Elizabethtown The Adirondack Park was subjected to a barrage of extreme outside influences over the past 12 months, some of which devastated small communities and public natural resources, while others brought unprecedented good news to park residents and visitors, the Adirondack Council noted in its 2012 State of the Park report.
“Last fall, Gov. Andrew Cuomo acted quickly to marshall state agencies to the aid of communities that were hit hard by Tropical Storm Irene,” said Adirondack Council Acting Executive Director Diane W. Fish. “In the process, however, damage was done to rivers and trout streams that will take great effort and substantial investments to repair.”
Fish also feted Cuomo for working to get the largest land deal dobe in state history.
“This August, the Governor announced he would make the largest purchase of new public lands for the Adirondack Forest Preserve in history,” Fish said. “These lands are unique, biologically rich and vitally important to the park’s water quality and wildlife. They will be a lasting environmental legacy for the Governor and a big boost to local tourism.”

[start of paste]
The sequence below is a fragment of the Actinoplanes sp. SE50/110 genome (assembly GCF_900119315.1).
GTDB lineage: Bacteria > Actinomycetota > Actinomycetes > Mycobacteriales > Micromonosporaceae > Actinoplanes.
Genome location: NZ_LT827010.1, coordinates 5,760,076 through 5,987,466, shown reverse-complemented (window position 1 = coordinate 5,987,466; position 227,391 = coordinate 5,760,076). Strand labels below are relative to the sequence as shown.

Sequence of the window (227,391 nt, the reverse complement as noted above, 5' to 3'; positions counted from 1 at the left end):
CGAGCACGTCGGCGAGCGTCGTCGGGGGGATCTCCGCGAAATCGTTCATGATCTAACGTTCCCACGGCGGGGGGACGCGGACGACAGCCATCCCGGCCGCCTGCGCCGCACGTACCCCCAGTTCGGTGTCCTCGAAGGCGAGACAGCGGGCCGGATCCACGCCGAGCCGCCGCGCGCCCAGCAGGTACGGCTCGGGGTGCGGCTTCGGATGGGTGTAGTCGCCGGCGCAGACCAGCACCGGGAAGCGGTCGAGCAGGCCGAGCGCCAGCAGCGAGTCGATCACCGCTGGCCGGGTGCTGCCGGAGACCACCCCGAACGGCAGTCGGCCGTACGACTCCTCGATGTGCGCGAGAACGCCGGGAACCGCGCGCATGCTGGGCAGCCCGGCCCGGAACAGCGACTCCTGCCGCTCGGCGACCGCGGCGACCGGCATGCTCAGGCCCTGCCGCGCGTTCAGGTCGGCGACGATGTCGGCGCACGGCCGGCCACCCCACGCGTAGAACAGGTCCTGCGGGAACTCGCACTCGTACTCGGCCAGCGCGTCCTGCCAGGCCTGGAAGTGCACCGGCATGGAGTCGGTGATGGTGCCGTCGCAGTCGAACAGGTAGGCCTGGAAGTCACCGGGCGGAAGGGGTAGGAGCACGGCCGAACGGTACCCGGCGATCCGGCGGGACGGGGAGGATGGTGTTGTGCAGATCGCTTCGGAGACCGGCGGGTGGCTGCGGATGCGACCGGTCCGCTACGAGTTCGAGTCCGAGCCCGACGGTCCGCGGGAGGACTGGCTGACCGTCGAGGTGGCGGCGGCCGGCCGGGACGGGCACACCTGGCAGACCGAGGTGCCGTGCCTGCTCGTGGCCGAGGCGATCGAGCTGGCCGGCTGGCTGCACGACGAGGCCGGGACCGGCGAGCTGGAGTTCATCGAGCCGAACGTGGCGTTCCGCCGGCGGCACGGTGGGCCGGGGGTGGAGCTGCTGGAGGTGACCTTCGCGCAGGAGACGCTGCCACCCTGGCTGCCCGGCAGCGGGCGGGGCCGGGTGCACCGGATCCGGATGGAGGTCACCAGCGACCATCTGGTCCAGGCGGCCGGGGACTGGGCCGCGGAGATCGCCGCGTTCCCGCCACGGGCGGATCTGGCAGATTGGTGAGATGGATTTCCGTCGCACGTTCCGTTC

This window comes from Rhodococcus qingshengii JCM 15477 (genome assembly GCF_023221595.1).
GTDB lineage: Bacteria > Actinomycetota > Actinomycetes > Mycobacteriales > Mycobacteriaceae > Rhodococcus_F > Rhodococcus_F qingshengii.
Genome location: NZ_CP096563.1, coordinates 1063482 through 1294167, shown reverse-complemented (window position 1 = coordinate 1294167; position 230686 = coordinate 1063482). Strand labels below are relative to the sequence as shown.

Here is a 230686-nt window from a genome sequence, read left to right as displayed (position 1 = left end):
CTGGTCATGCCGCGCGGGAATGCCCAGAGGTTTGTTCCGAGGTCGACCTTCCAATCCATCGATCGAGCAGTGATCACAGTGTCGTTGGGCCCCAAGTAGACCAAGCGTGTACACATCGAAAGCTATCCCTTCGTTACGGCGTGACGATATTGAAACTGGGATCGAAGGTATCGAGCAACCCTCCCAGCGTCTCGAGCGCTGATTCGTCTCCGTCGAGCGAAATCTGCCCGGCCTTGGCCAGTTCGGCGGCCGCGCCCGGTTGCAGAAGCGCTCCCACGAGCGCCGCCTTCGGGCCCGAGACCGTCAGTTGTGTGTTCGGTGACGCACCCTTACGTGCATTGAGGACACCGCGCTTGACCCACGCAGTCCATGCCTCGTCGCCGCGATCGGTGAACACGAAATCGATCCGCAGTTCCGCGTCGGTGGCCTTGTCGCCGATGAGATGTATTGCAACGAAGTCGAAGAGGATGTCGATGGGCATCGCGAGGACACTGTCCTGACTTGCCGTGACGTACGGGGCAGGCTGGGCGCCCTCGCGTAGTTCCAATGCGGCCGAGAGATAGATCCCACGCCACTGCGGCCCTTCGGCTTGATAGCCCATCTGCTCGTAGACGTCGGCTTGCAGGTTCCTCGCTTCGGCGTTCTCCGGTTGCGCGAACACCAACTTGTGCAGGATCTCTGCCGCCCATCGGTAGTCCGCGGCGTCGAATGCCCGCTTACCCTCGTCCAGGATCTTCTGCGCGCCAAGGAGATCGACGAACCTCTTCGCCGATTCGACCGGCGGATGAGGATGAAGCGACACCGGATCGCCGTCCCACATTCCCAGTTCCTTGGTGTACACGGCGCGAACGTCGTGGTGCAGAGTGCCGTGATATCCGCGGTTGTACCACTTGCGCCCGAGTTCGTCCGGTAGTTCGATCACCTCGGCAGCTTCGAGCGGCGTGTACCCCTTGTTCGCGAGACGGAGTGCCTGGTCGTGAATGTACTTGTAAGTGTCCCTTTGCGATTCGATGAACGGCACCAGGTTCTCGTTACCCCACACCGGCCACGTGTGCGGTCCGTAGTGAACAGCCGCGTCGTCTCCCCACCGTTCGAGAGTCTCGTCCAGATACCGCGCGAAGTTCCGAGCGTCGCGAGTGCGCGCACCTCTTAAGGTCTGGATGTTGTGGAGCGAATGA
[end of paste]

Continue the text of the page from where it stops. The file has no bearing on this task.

While Fish complemented the land purchase and said Cuomo deserves more praise than criticism, he did not have a perfect environmental score.
“Still, budget cuts and expired terms of office are plaguing his environmental agencies, while his regional economic councils lack environmental representation,” she said.
State of the Park is a comprehensive, non-partisan review of the actions of local, state and federal government officials that helped or harmed the Adirondack Park over the past year. It is issued by the Adirondack Council. This illustrated, 18-page review is the Council’s 27th annual State of the Park report.
A copy of the report is available online at AdirondackCouncil.org.